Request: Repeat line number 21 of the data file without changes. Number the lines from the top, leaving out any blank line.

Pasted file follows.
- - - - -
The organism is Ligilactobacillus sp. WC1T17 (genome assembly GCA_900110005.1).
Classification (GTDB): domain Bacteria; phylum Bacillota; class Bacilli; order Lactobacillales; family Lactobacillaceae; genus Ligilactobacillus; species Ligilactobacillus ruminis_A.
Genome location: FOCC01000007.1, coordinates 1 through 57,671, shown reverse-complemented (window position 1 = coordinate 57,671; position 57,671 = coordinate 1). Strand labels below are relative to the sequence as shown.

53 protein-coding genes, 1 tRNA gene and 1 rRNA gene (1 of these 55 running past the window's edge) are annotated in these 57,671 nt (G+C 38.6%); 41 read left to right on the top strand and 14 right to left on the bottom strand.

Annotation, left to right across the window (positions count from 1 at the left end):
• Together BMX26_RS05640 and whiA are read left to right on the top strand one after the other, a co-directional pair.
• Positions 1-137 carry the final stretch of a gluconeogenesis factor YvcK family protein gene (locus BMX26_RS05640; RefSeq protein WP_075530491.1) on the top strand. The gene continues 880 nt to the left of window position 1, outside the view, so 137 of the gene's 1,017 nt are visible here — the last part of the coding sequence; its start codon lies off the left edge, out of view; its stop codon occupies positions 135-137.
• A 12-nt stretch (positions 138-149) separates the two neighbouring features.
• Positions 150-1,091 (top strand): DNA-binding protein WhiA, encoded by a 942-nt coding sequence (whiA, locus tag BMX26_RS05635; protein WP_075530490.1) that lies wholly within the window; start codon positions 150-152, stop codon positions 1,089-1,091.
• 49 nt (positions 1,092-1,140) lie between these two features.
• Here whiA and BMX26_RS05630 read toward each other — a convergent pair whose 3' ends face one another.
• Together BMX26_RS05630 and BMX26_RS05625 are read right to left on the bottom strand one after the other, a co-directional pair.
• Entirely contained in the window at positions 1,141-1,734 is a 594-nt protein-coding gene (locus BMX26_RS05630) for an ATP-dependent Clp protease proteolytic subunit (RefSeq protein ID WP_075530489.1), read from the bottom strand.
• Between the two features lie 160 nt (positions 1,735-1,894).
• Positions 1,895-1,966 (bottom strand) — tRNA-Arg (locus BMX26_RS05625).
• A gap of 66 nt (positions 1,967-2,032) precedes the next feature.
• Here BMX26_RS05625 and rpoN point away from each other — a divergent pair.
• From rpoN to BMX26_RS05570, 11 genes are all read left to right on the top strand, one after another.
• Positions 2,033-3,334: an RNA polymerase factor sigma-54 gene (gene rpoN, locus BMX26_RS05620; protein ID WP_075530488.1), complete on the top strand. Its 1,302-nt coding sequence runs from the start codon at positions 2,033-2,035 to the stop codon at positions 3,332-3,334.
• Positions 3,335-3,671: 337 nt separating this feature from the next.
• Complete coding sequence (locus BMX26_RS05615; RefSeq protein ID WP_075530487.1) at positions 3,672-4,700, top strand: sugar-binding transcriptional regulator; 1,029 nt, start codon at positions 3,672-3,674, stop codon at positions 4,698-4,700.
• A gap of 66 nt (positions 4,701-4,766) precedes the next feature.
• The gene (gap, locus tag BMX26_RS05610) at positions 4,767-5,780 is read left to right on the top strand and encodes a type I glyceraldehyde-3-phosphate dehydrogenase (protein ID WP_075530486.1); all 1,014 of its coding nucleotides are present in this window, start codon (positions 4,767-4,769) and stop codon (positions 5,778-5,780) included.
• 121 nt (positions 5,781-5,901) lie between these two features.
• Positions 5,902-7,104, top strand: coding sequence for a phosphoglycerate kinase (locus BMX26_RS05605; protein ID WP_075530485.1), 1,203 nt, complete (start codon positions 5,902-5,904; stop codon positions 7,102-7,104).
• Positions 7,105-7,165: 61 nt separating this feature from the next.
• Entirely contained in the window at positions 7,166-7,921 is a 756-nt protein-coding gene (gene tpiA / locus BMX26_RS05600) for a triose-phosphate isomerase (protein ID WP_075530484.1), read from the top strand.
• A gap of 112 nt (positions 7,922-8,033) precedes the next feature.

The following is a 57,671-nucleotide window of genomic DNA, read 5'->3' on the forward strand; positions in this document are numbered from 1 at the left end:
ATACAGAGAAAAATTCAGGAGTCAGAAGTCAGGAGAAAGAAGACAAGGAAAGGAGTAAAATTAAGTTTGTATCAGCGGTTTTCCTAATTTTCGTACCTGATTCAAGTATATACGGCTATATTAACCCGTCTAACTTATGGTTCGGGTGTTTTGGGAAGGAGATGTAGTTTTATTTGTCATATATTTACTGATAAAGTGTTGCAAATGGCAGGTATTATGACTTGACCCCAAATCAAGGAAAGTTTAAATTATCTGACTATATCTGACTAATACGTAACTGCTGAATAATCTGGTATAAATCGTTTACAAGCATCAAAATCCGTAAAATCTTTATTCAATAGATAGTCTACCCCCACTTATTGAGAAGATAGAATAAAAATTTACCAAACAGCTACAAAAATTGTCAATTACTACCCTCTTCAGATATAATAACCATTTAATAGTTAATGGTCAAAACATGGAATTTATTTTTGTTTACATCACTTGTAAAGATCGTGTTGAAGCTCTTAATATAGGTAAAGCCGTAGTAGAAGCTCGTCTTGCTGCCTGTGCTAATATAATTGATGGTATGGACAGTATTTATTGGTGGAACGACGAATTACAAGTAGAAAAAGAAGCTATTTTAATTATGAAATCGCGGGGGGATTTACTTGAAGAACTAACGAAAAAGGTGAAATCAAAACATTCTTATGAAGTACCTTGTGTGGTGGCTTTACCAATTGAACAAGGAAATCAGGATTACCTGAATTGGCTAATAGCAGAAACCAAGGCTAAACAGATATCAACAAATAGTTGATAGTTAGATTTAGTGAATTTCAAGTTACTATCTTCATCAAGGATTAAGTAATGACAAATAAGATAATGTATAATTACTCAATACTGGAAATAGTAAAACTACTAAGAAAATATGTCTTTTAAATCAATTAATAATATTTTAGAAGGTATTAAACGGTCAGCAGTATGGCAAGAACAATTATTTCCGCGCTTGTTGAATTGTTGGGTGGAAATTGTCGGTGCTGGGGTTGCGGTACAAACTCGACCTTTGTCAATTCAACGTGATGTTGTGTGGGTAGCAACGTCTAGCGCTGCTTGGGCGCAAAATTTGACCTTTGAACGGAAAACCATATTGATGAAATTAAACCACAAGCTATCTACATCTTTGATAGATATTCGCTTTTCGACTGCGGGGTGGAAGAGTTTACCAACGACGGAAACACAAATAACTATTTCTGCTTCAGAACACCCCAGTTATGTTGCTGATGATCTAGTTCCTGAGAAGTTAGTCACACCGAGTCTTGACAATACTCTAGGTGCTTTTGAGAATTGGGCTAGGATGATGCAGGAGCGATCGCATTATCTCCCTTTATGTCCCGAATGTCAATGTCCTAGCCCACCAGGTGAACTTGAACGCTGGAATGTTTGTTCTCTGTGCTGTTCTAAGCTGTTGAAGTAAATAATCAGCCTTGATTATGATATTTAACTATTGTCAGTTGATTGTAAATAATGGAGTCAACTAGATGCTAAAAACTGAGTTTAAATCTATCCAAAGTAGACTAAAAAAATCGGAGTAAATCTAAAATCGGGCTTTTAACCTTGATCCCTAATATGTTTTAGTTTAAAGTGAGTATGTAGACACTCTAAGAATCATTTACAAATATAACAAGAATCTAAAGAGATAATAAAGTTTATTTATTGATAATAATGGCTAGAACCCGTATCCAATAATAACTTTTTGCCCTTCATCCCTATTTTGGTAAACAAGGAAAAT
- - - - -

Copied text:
• Complete coding sequence (locus BMX26_RS05615; RefSeq protein ID WP_075530487.1) at positions 3,672-4,700, top strand: sugar-binding transcriptional regulator; 1,029 nt, start codon at positions 3,672-3,674, stop codon at positions 4,698-4,700.